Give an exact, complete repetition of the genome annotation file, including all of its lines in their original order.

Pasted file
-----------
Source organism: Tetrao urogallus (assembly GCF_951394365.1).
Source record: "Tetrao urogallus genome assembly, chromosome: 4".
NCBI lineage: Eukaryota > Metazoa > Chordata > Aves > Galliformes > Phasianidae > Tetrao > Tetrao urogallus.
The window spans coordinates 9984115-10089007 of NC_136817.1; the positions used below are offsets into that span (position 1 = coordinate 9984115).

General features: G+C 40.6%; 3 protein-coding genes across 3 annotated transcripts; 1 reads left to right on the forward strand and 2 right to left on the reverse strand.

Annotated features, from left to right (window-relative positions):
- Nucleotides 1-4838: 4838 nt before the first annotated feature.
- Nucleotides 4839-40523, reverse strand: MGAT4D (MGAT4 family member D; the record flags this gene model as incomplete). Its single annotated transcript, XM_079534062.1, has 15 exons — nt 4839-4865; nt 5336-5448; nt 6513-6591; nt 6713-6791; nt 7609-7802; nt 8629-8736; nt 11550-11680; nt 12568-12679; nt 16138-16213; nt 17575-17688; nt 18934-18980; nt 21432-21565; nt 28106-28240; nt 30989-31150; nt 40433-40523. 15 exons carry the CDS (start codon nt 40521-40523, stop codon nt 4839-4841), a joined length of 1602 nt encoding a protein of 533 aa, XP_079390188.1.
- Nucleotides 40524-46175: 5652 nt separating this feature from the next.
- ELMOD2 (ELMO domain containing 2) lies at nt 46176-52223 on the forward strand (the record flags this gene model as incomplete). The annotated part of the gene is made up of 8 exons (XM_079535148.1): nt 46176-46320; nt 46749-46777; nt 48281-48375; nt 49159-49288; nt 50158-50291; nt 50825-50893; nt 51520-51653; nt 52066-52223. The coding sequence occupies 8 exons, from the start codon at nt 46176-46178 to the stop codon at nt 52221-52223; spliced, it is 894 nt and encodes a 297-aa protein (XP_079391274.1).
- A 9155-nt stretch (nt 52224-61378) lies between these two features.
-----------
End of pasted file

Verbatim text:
Source organism: Tetrao urogallus (assembly GCF_951394365.1).
Source record: "Tetrao urogallus genome assembly, chromosome: 4".
NCBI lineage: Eukaryota > Metazoa > Chordata > Aves > Galliformes > Phasianidae > Tetrao > Tetrao urogallus.
The window spans coordinates 9984115-10089007 of NC_136817.1; the positions used below are offsets into that span (position 1 = coordinate 9984115).

General features: G+C 40.6%; 3 protein-coding genes across 3 annotated transcripts; 1 reads left to right on the forward strand and 2 right to left on the reverse strand.

Annotated features, from left to right (window-relative positions):
- Nucleotides 1-4838: 4838 nt before the first annotated feature.
- Nucleotides 4839-40523, reverse strand: MGAT4D (MGAT4 family member D; the record flags this gene model as incomplete). Its single annotated transcript, XM_079534062.1, has 15 exons — nt 4839-4865; nt 5336-5448; nt 6513-6591; nt 6713-6791; nt 7609-7802; nt 8629-8736; nt 11550-11680; nt 12568-12679; nt 16138-16213; nt 17575-17688; nt 18934-18980; nt 21432-21565; nt 28106-28240; nt 30989-31150; nt 40433-40523. 15 exons carry the CDS (start codon nt 40521-40523, stop codon nt 4839-4841), a joined length of 1602 nt encoding a protein of 533 aa, XP_079390188.1.
- Nucleotides 40524-46175: 5652 nt separating this feature from the next.
- ELMOD2 (ELMO domain containing 2) lies at nt 46176-52223 on the forward strand (the record flags this gene model as incomplete). The annotated part of the gene is made up of 8 exons (XM_079535148.1): nt 46176-46320; nt 46749-46777; nt 48281-48375; nt 49159-49288; nt 50158-50291; nt 50825-50893; nt 51520-51653; nt 52066-52223. The coding sequence occupies 8 exons, from the start codon at nt 46176-46178 to the stop codon at nt 52221-52223; spliced, it is 894 nt and encodes a 297-aa protein (XP_079391274.1).
- A 9155-nt stretch (nt 52224-61378) lies between these two features.